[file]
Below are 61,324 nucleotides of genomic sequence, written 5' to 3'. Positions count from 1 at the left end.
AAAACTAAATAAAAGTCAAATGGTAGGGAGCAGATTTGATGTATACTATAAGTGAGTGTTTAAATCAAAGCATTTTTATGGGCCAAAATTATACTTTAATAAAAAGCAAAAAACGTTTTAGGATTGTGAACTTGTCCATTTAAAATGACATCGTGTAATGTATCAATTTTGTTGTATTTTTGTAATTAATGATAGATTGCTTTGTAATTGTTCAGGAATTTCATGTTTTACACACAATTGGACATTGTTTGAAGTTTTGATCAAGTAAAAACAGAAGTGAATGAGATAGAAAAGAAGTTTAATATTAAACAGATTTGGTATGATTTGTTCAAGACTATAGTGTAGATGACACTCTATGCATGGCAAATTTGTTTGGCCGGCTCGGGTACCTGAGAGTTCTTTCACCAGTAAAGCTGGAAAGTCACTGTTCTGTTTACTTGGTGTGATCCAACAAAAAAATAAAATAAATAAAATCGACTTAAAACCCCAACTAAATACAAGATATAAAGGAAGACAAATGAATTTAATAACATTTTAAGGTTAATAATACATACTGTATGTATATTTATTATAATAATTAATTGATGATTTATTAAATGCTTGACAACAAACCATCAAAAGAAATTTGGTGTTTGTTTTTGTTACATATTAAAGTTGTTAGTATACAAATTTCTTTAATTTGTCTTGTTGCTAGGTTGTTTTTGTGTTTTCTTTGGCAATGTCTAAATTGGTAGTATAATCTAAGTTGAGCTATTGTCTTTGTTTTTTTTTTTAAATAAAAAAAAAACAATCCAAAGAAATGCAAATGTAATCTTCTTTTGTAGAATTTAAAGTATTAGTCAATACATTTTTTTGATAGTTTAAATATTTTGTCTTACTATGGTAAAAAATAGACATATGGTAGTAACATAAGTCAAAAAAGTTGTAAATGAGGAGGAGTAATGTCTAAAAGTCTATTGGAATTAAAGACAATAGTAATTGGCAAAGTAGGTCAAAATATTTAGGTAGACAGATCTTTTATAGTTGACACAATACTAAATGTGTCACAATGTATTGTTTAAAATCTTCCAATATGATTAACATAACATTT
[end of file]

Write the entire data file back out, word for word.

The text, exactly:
Below are 61,324 nucleotides of genomic sequence, written 5' to 3'. Positions count from 1 at the left end.
AAAACTAAATAAAAGTCAAATGGTAGGGAGCAGATTTGATGTATACTATAAGTGAGTGTTTAAATCAAAGCATTTTTATGGGCCAAAATTATACTTTAATAAAAAGCAAAAAACGTTTTAGGATTGTGAACTTGTCCATTTAAAATGACATCGTGTAATGTATCAATTTTGTTGTATTTTTGTAATTAATGATAGATTGCTTTGTAATTGTTCAGGAATTTCATGTTTTACACACAATTGGACATTGTTTGAAGTTTTGATCAAGTAAAAACAGAAGTGAATGAGATAGAAAAGAAGTTTAATATTAAACAGATTTGGTATGATTTGTTCAAGACTATAGTGTAGATGACACTCTATGCATGGCAAATTTGTTTGGCCGGCTCGGGTACCTGAGAGTTCTTTCACCAGTAAAGCTGGAAAGTCACTGTTCTGTTTACTTGGTGTGATCCAACAAAAAAATAAAATAAATAAAATCGACTTAAAACCCCAACTAAATACAAGATATAAAGGAAGACAAATGAATTTAATAACATTTTAAGGTTAATAATACATACTGTATGTATATTTATTATAATAATTAATTGATGATTTATTAAATGCTTGACAACAAACCATCAAAAGAAATTTGGTGTTTGTTTTTGTTACATATTAAAGTTGTTAGTATACAAATTTCTTTAATTTGTCTTGTTGCTAGGTTGTTTTTGTGTTTTCTTTGGCAATGTCTAAATTGGTAGTATAATCTAAGTTGAGCTATTGTCTTTGTTTTTTTTTTTAAATAAAAAAAAAACAATCCAAAGAAATGCAAATGTAATCTTCTTTTGTAGAATTTAAAGTATTAGTCAATACATTTTTTTGATAGTTTAAATATTTTGTCTTACTATGGTAAAAAATAGACATATGGTAGTAACATAAGTCAAAAAAGTTGTAAATGAGGAGGAGTAATGTCTAAAAGTCTATTGGAATTAAAGACAATAGTAATTGGCAAAGTAGGTCAAAATATTTAGGTAGACAGATCTTTTATAGTTGACACAATACTAAATGTGTCACAATGTATTGTTTAAAATCTTCCAATATGATTAACATAACATTT